Walking with Milo

It is, finally, the night of his birth. We’re listing the things we’ll do with Milo. Take him to the beach. The tides and the forest. The names of birds and animals. Mushrooms and crabs and jellyfish and nettles and overhead a shovel of stars for keeps. The kingfisher calling its shots. An eagle. He’ll understand his world in terms of vertical gradients. An unflat world, where the earth and the water and the sky are all in continuous motion. Look over there, child. The sound’s as deep as the mountains are high. An auspicious geography: he will be born halfway between the Mountain and the beach. Now, the beach is a confluence of features, as fragile as life. Height, motion, and gravity. These ladies have taken their appointed places around the operating room. One to measure, one to spin, and another to cut. On a wall clock, the minutes tick past. Nine. Ten. Midnight. I’m looking only at Liana. Green of her eyes rather than the blue and white of that theater, and the other colors beyond its little curtains and drapes. When human beings moved inland, that was, maybe, our first big mistake.

Twelve hours later, the doctor said: “He only sees a blur.” This child and I are alike. Embroiled in waves and radiation, a mindless tide of spectra and vibrations from which the two of us, gasping, can only perceive the tiniest slivers — so what if he gets a little bit less than I do? and so what if I have a self to drown out the infinite and take credit for this colossal ignorance, and he doesn’t (yet)? — we will both live our days, think our thoughts, make our decisions, and walk down our long miles based on essentially no information.

Twelve days later, Liana and Milo and I have been going for walks. Short walks, around the neighborhood. I love walking with this child. I’d walk with him to the end of the earth, if we weren’t already more or less there. Sure, it’s work to take care of him. But my rewards are those moments when some little fire is burning in him; moments when something is changing in his environment and he aspirates with tiny breaths, he waiting as much as any other observer to discover how he’ll react; moments of some protean, synaptic fury that prefigure the deeper aspirations, hopes, and disappointments he’ll have. The blood-sucking relentless call-and-response of the human body. The long walk he’s taking to get from whatever unknowable godless unities he is experiencing today to something we’d recognize as object permanence, or hope, or love. Even though we’re all with him, he’ll be alone on that walk.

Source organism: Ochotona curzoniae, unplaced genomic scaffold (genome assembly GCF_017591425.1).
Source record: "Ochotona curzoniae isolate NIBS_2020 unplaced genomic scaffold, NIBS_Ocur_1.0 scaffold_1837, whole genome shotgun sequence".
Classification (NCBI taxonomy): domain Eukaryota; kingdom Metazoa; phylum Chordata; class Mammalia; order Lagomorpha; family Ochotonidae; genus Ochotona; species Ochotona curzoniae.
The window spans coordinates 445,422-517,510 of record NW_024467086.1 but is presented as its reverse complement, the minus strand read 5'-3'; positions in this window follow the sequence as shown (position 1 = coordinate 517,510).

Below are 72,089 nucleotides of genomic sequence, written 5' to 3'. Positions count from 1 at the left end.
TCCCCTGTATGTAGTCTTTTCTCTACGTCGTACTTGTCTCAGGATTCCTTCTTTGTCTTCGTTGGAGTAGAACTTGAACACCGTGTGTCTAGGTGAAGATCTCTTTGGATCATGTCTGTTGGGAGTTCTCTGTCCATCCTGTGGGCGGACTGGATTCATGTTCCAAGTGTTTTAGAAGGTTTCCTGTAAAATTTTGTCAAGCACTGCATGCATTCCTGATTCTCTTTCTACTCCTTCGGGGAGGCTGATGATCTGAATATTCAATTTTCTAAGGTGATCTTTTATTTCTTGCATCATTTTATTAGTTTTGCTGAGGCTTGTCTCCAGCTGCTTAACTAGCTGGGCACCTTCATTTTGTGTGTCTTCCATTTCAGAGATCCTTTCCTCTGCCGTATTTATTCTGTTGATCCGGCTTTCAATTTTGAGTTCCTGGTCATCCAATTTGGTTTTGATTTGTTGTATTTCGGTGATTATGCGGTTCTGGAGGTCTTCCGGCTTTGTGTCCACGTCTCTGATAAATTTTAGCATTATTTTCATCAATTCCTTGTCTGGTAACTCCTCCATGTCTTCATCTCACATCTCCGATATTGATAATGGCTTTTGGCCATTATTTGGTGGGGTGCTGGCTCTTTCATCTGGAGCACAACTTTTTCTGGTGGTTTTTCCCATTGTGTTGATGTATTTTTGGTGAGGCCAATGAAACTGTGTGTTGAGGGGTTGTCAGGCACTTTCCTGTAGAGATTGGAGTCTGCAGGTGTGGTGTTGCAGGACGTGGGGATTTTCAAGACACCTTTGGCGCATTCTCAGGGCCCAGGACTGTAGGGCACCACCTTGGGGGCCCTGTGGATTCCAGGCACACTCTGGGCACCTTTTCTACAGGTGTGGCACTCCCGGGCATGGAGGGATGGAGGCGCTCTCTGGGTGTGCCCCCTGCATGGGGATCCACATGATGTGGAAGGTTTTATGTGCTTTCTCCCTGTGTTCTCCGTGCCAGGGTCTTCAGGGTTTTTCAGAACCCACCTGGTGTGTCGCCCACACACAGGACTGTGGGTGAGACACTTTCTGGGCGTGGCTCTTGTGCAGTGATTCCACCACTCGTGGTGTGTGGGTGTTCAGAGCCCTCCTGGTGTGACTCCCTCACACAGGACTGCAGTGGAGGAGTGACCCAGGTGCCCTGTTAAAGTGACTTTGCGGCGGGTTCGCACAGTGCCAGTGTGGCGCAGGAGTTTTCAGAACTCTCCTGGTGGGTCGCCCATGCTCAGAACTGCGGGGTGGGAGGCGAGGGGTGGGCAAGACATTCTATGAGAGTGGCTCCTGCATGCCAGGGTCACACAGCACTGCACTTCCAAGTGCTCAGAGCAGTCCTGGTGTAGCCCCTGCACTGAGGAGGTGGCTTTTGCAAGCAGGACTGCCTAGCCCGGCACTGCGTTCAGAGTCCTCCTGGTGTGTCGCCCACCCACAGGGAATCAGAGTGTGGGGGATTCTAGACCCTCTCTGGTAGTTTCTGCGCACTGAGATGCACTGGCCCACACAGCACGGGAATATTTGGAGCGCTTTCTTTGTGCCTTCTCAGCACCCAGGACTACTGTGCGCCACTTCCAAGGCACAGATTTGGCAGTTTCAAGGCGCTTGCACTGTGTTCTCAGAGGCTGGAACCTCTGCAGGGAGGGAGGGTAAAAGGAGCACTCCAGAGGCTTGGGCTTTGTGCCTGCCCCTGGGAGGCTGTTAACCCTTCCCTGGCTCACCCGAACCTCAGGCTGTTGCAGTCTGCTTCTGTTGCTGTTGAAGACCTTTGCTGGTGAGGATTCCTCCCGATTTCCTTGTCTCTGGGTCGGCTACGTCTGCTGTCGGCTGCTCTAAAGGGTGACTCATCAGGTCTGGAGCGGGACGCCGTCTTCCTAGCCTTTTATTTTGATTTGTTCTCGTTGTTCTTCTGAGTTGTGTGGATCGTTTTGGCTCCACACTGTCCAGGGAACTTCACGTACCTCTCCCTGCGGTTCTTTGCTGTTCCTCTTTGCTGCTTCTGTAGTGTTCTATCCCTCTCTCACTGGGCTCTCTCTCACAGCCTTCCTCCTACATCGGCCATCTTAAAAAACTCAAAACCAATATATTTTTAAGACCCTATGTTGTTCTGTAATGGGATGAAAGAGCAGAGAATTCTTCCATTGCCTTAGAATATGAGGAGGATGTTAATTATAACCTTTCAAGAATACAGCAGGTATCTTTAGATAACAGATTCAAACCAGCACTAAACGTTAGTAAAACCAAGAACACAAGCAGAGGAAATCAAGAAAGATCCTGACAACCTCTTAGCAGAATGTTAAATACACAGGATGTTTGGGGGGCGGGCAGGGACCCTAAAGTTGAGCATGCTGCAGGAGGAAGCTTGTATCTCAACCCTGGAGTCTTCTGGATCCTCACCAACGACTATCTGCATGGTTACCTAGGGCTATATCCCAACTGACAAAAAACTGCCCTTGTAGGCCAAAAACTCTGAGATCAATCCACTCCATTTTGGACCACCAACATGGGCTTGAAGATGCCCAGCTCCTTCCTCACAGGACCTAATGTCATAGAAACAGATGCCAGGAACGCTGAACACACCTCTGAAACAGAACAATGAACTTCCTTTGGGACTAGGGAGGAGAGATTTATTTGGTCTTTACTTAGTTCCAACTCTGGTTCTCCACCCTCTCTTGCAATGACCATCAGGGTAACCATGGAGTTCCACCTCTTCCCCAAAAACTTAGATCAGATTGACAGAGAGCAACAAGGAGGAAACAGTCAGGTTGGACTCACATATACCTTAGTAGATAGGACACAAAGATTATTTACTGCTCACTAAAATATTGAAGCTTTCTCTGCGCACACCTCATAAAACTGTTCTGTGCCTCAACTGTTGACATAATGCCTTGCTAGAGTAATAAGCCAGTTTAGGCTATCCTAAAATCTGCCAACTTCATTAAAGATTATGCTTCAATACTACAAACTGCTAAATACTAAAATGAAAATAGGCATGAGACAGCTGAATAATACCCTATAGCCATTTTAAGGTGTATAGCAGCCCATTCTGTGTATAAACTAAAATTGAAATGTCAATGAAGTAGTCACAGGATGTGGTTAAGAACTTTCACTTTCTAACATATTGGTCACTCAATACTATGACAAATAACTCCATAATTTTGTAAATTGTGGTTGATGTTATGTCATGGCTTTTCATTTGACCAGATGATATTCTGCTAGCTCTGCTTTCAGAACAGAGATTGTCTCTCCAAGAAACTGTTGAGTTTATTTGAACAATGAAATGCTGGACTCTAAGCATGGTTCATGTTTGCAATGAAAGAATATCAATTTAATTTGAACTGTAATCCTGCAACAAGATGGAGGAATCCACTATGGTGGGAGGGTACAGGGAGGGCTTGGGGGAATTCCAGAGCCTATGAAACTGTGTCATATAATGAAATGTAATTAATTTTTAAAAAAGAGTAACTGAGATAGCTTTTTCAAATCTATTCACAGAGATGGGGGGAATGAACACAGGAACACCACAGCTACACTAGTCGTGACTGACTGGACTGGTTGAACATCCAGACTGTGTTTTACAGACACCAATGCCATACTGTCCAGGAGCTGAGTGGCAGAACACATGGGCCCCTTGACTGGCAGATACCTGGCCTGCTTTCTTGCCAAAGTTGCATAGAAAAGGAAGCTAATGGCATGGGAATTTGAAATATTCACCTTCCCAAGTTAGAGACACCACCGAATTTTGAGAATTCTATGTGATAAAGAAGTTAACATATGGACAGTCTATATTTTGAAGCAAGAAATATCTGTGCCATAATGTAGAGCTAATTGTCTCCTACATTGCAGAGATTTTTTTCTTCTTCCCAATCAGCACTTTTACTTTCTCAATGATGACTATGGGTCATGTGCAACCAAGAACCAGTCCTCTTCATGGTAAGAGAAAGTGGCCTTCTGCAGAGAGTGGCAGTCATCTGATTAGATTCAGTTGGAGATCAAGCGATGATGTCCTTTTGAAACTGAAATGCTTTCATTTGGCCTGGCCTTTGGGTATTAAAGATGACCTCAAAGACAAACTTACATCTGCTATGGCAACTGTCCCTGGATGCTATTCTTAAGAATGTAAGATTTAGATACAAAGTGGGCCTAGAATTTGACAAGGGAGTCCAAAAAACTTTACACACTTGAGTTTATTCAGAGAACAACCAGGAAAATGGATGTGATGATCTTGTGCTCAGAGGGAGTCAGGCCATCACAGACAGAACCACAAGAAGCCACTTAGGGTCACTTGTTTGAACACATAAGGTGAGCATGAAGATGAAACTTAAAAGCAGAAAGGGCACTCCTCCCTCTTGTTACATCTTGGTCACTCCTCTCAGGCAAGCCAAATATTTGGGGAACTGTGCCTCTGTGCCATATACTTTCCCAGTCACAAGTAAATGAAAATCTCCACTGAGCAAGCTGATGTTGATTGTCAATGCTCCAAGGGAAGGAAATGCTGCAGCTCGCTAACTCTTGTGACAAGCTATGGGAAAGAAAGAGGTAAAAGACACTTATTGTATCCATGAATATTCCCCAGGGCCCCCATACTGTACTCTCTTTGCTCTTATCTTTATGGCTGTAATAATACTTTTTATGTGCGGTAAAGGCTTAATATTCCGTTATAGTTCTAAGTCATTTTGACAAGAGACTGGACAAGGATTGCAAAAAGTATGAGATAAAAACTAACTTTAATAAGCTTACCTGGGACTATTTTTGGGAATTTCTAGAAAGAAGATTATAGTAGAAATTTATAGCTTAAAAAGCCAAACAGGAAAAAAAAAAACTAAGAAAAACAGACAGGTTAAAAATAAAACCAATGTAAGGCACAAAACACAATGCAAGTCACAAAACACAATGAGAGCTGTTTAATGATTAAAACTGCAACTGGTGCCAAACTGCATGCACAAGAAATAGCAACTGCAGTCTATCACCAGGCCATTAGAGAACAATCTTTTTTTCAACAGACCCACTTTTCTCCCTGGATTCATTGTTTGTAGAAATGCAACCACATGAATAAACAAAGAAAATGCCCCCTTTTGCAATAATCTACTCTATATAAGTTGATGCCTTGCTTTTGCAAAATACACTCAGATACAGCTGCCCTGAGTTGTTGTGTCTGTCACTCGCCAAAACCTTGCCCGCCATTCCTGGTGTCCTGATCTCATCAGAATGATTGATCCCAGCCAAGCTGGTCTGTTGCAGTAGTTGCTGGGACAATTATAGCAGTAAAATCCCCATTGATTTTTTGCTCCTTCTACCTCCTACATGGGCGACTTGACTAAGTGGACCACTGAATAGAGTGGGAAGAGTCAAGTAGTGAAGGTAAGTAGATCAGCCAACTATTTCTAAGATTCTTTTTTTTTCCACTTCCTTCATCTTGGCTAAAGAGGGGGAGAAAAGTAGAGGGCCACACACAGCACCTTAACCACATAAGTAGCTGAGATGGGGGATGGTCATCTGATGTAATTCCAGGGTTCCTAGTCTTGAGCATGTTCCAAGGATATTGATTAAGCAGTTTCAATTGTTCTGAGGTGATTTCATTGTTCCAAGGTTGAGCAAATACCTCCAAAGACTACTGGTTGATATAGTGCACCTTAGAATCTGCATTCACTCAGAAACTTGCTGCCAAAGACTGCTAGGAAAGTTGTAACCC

What I saw

On Hood Canal this weekend I saw the perfect thing in a cloudy blue hour’s sky, at the tail end of a deep blue day, before the fireworks started; at the moment when there was just a little light left, as much from the water as from the sky.

When I looked towards the sunset, way out there past the Brothers, which were completely black, along with everything else across the canal: hills, mountains, houses, bridges, forests and the clear-cuts, all uniform black except for the minutest contrast in the snowcaps; twilight on the water and in the fading sky, with a ragged black stripe of the world across the middle —

When I looked towards the sunset I saw the crescent moon, tiny and low, a faint white on the faintest blue-gold twilight and not more than a degree or two higher than the Brothers. Distances compressed along a line of sight: two miles across the canal, another ten or so to the Brothers, two hundred thousand and some to the moon, and somewhere in between an ocean, a planet, the scrambling futility of life on earth. The perfect thing, and then the blue hour ended and I went back to my own life.